The past three weeks in southern Tajikistan have brought the last big snowfall of the winter, the sudden end of electricity rationing, the celebration of the Persian New Year “Navruz,” blooming apricot and cherry trees, farmers evacuating their homes for the fields to begin planting and irrigating, a rainbow of wildflowers dotting the hills outside of town, and the perfect not-too-hot-not-too-cold weather that scientists will probably one day figure out how to geo-engineer the Earth’s climate to be everywhere all the time. Even after seventeen years in Pennsylvania, I can say I’ve never felt nor appreciated the coming of spring more.
The end of March left me with lots of time with nothing to do but bond with my Tajik host fam. My office was closed for a week for Navruz and power cuts were still happening so there was only one hour of electricity per day. Furthermore, the warmer weather meant that I wasn’t inclined to spend every minute of free time hidden in a blanket fort in my bed room. Of course it takes not having any power or any way to go to the office for me to foster face-to-face relationships rather than working in front of a computer all the time. So American of me. As I started to spend quality time with the family doing activities other than our nightly Russian soap opera watching, I learned that their thinking my name is Lawrence (which they still do) has not been the only communication failure between us. They also thought I was 30. On my end, I suddenly noticed that the daughter-in-law is at least 5 months pregnant. I also finally mastered all of their names and learned that they speak Uzbek with each other and only speak Tajik with the father. This was kind of a relief as I was getting concerned that every word that came out of their mouths sounded like complete gibberish. Conversely, when they speak in Tajik, which I’ve been trying to learn for the past year, it also sounds like complete gibberish, just with intermittent numbers and references to the weather which I kind of understand.
Once we cleared up the basics----ages, names, first-languages, imminent babies, etc---we were able to move on to the fun stuff. I’ve introduced them to some of the finer things in life: blue grass music, Planet Earth, do it yourself facials, and hot chocolate. I also gave my host mom some crystal light packets, explaining how the beauty of bev packets is that they don’t have calories. She was very tickled that I cared about this. She pointed out that both her and her niece are so fat that they look like they are about to have babies and they are both plenty happy. Now she likes to amuse the fam by grabbing her round belly and saying “baby baby!!” Bonding with my host father has involved a shared affection for a less healthy beverage--vodka. On Navruz we took about seven shots to the New Year bringing me a husband and my first son. The next day a tiny part of me wanted the toasts to come true for the sole purpose of rationalizing my terrible hang over. We had a picnic in the mountains a few weeks ago and I alternated between playing volleyball with the kids and taking vodka shots with the men. So I think my place in society as an old unmarried woman who can’t cook is somewhere between a preteen and a man.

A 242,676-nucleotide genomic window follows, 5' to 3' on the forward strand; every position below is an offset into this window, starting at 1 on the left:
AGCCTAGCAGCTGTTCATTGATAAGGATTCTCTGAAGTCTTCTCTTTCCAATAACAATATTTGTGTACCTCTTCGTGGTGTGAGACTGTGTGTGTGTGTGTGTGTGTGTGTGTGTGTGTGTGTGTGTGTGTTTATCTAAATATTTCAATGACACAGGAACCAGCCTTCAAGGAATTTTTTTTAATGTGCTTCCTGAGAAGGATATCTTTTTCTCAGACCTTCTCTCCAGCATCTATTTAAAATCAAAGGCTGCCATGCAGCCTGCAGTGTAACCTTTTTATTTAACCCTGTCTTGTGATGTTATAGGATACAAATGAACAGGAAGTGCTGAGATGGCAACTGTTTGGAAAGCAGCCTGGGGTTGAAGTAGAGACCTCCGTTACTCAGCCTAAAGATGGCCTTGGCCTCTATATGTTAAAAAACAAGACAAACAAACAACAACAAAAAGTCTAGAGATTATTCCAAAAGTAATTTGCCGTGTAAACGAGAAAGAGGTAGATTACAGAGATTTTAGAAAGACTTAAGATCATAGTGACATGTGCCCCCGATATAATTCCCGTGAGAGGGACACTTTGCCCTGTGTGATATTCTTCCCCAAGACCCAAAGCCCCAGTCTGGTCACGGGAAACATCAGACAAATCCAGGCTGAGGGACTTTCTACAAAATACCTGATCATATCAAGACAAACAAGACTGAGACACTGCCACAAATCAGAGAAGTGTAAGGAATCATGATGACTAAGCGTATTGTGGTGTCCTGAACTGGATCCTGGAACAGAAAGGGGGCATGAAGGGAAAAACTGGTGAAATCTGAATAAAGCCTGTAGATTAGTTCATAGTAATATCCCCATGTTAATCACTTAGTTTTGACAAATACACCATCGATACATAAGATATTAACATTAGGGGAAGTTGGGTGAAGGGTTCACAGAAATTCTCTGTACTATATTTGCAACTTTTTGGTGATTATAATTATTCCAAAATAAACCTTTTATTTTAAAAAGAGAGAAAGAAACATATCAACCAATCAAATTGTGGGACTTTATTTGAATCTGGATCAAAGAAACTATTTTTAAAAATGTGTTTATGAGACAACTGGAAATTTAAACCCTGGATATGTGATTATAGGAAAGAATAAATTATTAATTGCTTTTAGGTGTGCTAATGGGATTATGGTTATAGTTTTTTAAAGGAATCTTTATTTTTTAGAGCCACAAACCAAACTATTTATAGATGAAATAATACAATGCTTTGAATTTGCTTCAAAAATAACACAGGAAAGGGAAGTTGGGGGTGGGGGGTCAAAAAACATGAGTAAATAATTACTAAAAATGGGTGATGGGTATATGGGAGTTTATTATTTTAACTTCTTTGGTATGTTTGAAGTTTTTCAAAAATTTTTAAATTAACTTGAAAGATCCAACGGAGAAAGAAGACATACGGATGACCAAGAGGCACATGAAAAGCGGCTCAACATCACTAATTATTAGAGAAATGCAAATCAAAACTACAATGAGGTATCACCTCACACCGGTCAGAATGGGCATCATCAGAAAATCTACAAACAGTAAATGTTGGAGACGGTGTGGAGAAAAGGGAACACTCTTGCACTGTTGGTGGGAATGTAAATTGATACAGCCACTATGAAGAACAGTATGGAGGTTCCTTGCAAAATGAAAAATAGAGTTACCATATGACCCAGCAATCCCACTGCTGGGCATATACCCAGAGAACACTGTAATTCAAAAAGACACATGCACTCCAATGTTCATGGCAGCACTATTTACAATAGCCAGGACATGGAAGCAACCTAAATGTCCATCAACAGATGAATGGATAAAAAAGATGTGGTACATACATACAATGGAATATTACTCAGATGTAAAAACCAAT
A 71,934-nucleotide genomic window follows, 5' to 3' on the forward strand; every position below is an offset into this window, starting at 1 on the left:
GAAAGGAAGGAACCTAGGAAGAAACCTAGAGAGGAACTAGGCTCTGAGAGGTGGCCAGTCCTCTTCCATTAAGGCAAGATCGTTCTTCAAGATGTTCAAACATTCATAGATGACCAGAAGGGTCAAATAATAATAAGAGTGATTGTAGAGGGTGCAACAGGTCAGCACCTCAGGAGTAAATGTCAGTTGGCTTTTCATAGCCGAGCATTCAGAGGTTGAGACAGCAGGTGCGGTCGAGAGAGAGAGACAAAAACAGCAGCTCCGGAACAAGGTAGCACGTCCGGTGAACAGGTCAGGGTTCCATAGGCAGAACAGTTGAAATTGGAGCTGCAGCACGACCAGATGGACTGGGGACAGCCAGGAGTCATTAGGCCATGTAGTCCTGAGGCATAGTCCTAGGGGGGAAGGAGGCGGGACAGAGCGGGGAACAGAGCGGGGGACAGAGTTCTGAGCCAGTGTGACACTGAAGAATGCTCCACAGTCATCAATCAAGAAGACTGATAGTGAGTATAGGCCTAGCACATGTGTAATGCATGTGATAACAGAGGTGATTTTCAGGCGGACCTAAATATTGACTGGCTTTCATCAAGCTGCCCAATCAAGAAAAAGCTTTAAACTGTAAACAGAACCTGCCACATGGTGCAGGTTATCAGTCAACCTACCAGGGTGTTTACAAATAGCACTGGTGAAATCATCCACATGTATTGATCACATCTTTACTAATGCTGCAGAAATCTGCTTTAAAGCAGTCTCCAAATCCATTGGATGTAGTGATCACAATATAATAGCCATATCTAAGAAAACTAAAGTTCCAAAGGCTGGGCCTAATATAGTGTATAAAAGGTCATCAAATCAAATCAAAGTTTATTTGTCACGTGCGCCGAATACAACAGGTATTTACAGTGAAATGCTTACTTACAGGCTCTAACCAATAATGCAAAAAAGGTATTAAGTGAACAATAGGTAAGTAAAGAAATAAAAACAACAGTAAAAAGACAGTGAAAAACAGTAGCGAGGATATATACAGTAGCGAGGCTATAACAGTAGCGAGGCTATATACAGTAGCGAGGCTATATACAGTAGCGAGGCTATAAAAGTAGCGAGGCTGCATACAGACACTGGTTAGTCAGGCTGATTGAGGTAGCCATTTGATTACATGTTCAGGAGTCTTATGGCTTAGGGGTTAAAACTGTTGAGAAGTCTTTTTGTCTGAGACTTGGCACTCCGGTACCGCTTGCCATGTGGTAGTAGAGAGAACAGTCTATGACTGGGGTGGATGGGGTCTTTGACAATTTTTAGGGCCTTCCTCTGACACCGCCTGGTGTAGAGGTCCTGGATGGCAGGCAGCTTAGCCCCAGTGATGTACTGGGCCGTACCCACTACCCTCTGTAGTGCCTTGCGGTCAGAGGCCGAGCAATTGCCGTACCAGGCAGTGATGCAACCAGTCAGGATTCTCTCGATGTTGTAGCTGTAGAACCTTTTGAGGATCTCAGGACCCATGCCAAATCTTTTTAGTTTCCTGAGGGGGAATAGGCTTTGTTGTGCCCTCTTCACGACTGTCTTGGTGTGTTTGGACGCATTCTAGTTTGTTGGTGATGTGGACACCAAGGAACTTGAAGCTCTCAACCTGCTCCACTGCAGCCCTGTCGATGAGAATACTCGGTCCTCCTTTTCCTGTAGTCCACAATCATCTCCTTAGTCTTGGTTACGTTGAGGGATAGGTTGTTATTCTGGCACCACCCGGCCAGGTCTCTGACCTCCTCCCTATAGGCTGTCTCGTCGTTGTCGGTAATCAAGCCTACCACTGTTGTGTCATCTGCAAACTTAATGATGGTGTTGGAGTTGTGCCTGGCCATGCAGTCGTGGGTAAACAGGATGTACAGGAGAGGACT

In contrast, the 21 year-old pregnant daughter-in-law, Nargiza, never stops cooking and cleaning. Once when I tried to bring a dish to the kitchen after dinner my host mom exclaimed, “Don’t do that! That’s what I have a bride for!” Nargiza is Uzbek and barely speaks any Tajik. She comes from a family with nine children and no father. But like most families here, they are able to get by because all of her brothers live and work in Moscow. The Moscow-induced man drought is very apparent. Last week we went to a cousin’s birthday party and there were about ten women there and only one man. Five of the girls were pregnant and all of their husbands are in Russia. Another weird thing that I just learned about that contributes to the man drought is the draft system. This is prime draft season and any 18-27 year old guy who isn’t in university is eligible to go. Serving in the military is extra harsh here, as many soldiers go to remote border posts where there is very little food and no heating. The draft system doesn’t seem highly organized---apparently eligible men can be picked up off the street and not even allowed to go home and gather their things. So men who don’t have enough money to pay the necessary bribes to avoid service often hide out at home for the month or two long draft season.
Not having men around doesn’t seem to be the worst thing. When I asked my host mother when in her life she was the happiest she said that she has always been very happy because her husband is a good man and has never laid a hand on her. The fact that not being beaten was her sole requirement for life satisfaction seems telling.
Anyways, getting to know my Tajik fam better over the past few weeks has been exciting. I feel lucky to be with such a kind and happy family. Just as I’m starting to get comfortable though, it looks like it might be time to rock the boat again. I’m looking into moving up north to a city called Khujand to look at the sustainability of some irrigation and drinking water projects there. Will keep ya posted on the move!